No shortage of auto parts - just of skill
Winning a small chunk of the auto parts "trade" market from rival Repco is the goal of Super Cheap Auto's new venture Auto Trade Direct.
But a small chunk of what is a $2.4 billion market across Australia and New Zealand could still amount to hundreds of millions of dollars in extra turnover for the Australian-owned-and-listed group.
Leading the venture from conception to launch is Paul Flay, a salaried employee, industry veteran and, that rare thing, an "internal entrepreneur".
"If we eke out 5 per cent share in trade we are doing well," Flay said.
Apart from seeing an opportunity for growth in a new market segment, the shift was spurred by private equity firms moving on auto parts rivals, he said.
Auto Trade Direct, targeted at mechanics rather than Super Cheap's traditional consumer market, was launched at the end of 2012. It will provide a parts and accessories delivery service operating from a small number of designated Super Cheap Auto "hub" stores.
Conceived and launched in New Zealand, the concept will be trialled here before being launched in Australia.
Super Cheap - part of the 585-store, A$1.9 billion turnover, ASX-listed Super Retail Group - told shareholders the trade market is a very large sector that "demands a high level of service, accuracy and knowledge".
"We believe now is the right time to enter this sector of the automotive market and we will do this with a new Super Retail Group brand focused totally on the trade market," it said in a report.
"Auto Trade Direct will trade as a standalone business, with a dedicated, passionate and knowledgeable team based in New Zealand."
Flay, who joined Super Cheap Auto in 2011 as New Zealand trade development manager with 30 years of industry experience (including time at rival Repco, which bought his business Appco Auto Parts in 1998), won the backing of Super Retail's managing director of auto retailing, David Ajala, to get his idea off the ground.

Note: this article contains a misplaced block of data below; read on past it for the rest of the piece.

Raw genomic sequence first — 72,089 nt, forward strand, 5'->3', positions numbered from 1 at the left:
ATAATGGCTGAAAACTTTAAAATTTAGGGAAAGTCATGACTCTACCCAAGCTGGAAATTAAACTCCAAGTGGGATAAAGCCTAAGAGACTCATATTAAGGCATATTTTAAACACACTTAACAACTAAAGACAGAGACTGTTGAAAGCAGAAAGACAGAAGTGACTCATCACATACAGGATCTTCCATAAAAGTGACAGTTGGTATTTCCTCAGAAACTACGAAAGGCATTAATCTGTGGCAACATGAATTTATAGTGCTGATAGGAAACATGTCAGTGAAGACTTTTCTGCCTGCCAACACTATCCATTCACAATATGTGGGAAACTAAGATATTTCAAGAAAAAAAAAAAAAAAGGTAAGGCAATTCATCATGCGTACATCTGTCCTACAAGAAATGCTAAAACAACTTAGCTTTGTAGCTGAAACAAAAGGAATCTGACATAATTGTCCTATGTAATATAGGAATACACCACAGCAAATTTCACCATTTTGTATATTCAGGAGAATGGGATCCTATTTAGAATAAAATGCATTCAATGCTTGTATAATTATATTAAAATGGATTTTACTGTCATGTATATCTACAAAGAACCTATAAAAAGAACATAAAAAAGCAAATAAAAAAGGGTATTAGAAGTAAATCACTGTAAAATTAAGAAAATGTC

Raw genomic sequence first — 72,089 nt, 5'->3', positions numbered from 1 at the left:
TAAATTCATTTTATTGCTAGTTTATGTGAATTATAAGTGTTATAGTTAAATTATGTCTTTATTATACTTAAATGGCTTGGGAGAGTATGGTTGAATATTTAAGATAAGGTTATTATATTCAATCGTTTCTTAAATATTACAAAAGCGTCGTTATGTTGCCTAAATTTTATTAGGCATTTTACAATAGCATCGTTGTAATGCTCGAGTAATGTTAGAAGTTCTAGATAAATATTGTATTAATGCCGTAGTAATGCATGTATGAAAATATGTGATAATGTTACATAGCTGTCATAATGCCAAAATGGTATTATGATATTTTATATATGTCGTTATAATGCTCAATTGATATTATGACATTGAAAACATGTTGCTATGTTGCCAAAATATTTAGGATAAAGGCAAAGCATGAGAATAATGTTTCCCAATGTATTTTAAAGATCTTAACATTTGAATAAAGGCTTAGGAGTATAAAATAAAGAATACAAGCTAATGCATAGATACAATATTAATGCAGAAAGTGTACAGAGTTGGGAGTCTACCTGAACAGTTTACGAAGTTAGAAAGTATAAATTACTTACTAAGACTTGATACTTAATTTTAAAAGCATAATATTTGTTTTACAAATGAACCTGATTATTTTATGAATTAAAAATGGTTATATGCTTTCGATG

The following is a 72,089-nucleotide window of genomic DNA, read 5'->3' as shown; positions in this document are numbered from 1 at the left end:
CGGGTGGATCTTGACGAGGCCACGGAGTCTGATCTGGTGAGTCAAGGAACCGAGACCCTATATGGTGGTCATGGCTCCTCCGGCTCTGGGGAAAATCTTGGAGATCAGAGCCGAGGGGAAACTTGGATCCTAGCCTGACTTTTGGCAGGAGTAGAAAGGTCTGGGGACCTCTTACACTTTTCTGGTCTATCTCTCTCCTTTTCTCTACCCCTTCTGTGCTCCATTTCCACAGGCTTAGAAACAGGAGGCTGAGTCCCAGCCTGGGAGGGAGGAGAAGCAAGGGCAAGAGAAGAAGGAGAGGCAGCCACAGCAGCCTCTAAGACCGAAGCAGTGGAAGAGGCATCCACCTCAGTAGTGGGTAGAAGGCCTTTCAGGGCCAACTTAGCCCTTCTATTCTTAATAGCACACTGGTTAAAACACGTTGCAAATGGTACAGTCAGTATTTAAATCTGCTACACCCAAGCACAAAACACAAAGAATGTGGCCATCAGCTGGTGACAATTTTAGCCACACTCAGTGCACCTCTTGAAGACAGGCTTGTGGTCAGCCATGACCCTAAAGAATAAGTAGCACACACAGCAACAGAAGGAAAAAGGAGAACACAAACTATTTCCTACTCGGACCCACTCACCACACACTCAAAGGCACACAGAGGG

"We had to work out why we couldn't service the mechanical trade. I spent 12 months writing up processes, educating, and putting IT and logistical applications in place," he said.
The service allows automotive professionals to source all their parts through one provider via a centralised "centre of excellence" with local or regional delivery.
But lifting the internal knowledge-base was essential. The main challenge, Flay said, was finding people with real experience in auto parts.
"They're just not out there," he said.
While retail staff deal with high turnover parts, the auto trade needs much deeper levels of mechanical knowledge to ensure it gets the right parts every time.
Auto Trade Direct account managers, with a minimum of 15 years' mechanical experience, are allocated to each workshop and have access to more than 100,000 products. They have access to a catalogue system to ensure accurate delivery of parts. Any parts not already included in the catalogue can be sourced through Auto Trade Direct's supplier network.
"There is a huge shortage of skills. Mechanics who charge $120 an hour don't have time to be mucked around," Flay said.
Up to 100 people will be employed as centralised experts servicing the trade through an 0800 number. These will be the "cream of the crop", said Flay. The experts will be rewarded on success, he said.
"We will pay well and give them the resources to make their own decisions, not distracted by retail."
Flay said the key would be to have them making decisions as if Auto Trade Direct were their own business. Indeed, many come out of a background in managing their own mechanical businesses or branches.
Fulfillment is by pick-up or through courier delivery.
In the past four months, Auto Trade Direct has signed up 100 business customers and aims to sign up 3,000 to 4,000 New Zealand customers in the next six years.
Now on the agenda is an improved and interactive online presence due to be rolled out mid-year. Although most customers still prefer phone service, generational change will see online and email service delivery move steadily to the fore.
"They still like to talk to someone at the moment," Flay said.
- Sunday Star Times
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